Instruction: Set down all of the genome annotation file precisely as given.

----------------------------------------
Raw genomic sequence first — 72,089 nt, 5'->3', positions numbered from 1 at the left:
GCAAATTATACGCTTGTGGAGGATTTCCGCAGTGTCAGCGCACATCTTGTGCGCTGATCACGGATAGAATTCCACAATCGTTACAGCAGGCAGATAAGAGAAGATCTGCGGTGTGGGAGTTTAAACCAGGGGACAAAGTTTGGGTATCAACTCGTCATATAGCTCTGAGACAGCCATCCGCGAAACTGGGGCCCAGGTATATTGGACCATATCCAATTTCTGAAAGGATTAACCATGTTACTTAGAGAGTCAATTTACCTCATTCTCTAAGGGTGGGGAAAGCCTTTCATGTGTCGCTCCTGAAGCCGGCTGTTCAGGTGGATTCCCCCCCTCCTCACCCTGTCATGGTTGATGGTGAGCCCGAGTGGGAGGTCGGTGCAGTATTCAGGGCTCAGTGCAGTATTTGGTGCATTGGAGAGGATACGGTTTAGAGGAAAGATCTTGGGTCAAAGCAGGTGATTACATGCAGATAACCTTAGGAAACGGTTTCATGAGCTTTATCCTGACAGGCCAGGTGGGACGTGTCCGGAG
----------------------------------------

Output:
Raw genomic sequence first — 72,089 nt, 5'->3', positions numbered from 1 at the left:
GCAAATTATACGCTTGTGGAGGATTTCCGCAGTGTCAGCGCACATCTTGTGCGCTGATCACGGATAGAATTCCACAATCGTTACAGCAGGCAGATAAGAGAAGATCTGCGGTGTGGGAGTTTAAACCAGGGGACAAAGTTTGGGTATCAACTCGTCATATAGCTCTGAGACAGCCATCCGCGAAACTGGGGCCCAGGTATATTGGACCATATCCAATTTCTGAAAGGATTAACCATGTTACTTAGAGAGTCAATTTACCTCATTCTCTAAGGGTGGGGAAAGCCTTTCATGTGTCGCTCCTGAAGCCGGCTGTTCAGGTGGATTCCCCCCCTCCTCACCCTGTCATGGTTGATGGTGAGCCCGAGTGGGAGGTCGGTGCAGTATTCAGGGCTCAGTGCAGTATTTGGTGCATTGGAGAGGATACGGTTTAGAGGAAAGATCTTGGGTCAAAGCAGGTGATTACATGCAGATAACCTTAGGAAACGGTTTCATGAGCTTTATCCTGACAGGCCAGGTGGGACGTGTCCGGAG